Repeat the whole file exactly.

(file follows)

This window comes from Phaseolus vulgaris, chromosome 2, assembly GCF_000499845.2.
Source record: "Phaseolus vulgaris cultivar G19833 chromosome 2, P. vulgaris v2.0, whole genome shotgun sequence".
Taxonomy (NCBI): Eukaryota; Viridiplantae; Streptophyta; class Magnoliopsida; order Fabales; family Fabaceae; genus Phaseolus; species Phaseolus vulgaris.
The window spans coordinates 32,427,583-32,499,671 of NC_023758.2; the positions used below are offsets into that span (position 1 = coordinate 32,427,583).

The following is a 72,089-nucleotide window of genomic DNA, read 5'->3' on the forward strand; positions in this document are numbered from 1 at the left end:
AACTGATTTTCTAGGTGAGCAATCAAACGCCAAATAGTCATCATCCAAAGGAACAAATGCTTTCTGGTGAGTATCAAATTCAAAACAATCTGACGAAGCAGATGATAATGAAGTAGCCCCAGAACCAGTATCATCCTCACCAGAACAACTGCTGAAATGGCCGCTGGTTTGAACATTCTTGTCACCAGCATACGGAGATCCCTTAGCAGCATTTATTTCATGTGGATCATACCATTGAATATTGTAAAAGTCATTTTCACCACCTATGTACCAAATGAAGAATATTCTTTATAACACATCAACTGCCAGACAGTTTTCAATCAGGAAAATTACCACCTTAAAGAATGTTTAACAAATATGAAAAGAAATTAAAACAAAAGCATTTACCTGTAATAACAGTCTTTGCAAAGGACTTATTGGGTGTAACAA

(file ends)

This window comes from Phaseolus vulgaris, chromosome 2, assembly GCF_000499845.2.
Source record: "Phaseolus vulgaris cultivar G19833 chromosome 2, P. vulgaris v2.0, whole genome shotgun sequence".
Taxonomy (NCBI): Eukaryota; Viridiplantae; Streptophyta; class Magnoliopsida; order Fabales; family Fabaceae; genus Phaseolus; species Phaseolus vulgaris.
The window spans coordinates 32,427,583-32,499,671 of NC_023758.2; the positions used below are offsets into that span (position 1 = coordinate 32,427,583).

The following is a 72,089-nucleotide window of genomic DNA, read 5'->3' on the forward strand; positions in this document are numbered from 1 at the left end:
AACTGATTTTCTAGGTGAGCAATCAAACGCCAAATAGTCATCATCCAAAGGAACAAATGCTTTCTGGTGAGTATCAAATTCAAAACAATCTGACGAAGCAGATGATAATGAAGTAGCCCCAGAACCAGTATCATCCTCACCAGAACAACTGCTGAAATGGCCGCTGGTTTGAACATTCTTGTCACCAGCATACGGAGATCCCTTAGCAGCATTTATTTCATGTGGATCATACCATTGAATATTGTAAAAGTCATTTTCACCACCTATGTACCAAATGAAGAATATTCTTTATAACACATCAACTGCCAGACAGTTTTCAATCAGGAAAATTACCACCTTAAAGAATGTTTAACAAATATGAAAAGAAATTAAAACAAAAGCATTTACCTGTAATAACAGTCTTTGCAAAGGACTTATTGGGTGTAACAA